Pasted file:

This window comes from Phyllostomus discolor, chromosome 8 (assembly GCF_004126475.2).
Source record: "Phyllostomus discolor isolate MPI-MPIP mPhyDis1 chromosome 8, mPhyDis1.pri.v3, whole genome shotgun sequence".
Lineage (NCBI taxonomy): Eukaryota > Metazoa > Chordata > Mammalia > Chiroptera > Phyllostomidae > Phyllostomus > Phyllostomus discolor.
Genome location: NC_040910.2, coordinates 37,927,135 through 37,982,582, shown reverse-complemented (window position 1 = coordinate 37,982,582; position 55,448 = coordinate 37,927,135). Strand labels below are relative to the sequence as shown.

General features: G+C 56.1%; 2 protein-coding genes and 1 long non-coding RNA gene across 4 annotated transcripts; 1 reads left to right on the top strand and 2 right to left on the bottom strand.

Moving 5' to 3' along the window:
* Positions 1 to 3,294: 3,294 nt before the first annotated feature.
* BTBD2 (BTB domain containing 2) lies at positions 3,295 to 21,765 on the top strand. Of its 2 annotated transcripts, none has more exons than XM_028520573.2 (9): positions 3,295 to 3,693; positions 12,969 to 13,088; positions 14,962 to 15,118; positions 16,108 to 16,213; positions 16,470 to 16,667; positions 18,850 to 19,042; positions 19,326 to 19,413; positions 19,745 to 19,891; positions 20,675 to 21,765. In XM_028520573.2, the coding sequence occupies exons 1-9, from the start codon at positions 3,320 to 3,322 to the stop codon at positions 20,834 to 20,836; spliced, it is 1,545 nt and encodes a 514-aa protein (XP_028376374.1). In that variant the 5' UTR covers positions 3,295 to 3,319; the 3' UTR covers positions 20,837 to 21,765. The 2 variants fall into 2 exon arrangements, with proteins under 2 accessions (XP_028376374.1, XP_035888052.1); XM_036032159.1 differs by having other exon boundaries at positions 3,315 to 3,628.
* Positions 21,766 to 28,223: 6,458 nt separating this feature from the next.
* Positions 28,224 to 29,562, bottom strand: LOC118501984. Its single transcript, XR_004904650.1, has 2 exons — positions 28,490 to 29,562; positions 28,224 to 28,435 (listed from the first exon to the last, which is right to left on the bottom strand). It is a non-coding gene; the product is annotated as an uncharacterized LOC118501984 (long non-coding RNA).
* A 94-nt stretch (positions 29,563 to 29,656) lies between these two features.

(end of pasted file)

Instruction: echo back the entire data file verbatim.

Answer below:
This window comes from Phyllostomus discolor, chromosome 8 (assembly GCF_004126475.2).
Source record: "Phyllostomus discolor isolate MPI-MPIP mPhyDis1 chromosome 8, mPhyDis1.pri.v3, whole genome shotgun sequence".
Lineage (NCBI taxonomy): Eukaryota > Metazoa > Chordata > Mammalia > Chiroptera > Phyllostomidae > Phyllostomus > Phyllostomus discolor.
Genome location: NC_040910.2, coordinates 37,927,135 through 37,982,582, shown reverse-complemented (window position 1 = coordinate 37,982,582; position 55,448 = coordinate 37,927,135). Strand labels below are relative to the sequence as shown.

General features: G+C 56.1%; 2 protein-coding genes and 1 long non-coding RNA gene across 4 annotated transcripts; 1 reads left to right on the top strand and 2 right to left on the bottom strand.

Moving 5' to 3' along the window:
* Positions 1 to 3,294: 3,294 nt before the first annotated feature.
* BTBD2 (BTB domain containing 2) lies at positions 3,295 to 21,765 on the top strand. Of its 2 annotated transcripts, none has more exons than XM_028520573.2 (9): positions 3,295 to 3,693; positions 12,969 to 13,088; positions 14,962 to 15,118; positions 16,108 to 16,213; positions 16,470 to 16,667; positions 18,850 to 19,042; positions 19,326 to 19,413; positions 19,745 to 19,891; positions 20,675 to 21,765. In XM_028520573.2, the coding sequence occupies exons 1-9, from the start codon at positions 3,320 to 3,322 to the stop codon at positions 20,834 to 20,836; spliced, it is 1,545 nt and encodes a 514-aa protein (XP_028376374.1). In that variant the 5' UTR covers positions 3,295 to 3,319; the 3' UTR covers positions 20,837 to 21,765. The 2 variants fall into 2 exon arrangements, with proteins under 2 accessions (XP_028376374.1, XP_035888052.1); XM_036032159.1 differs by having other exon boundaries at positions 3,315 to 3,628.
* Positions 21,766 to 28,223: 6,458 nt separating this feature from the next.
* Positions 28,224 to 29,562, bottom strand: LOC118501984. Its single transcript, XR_004904650.1, has 2 exons — positions 28,490 to 29,562; positions 28,224 to 28,435 (listed from the first exon to the last, which is right to left on the bottom strand). It is a non-coding gene; the product is annotated as an uncharacterized LOC118501984 (long non-coding RNA).
* A 94-nt stretch (positions 29,563 to 29,656) lies between these two features.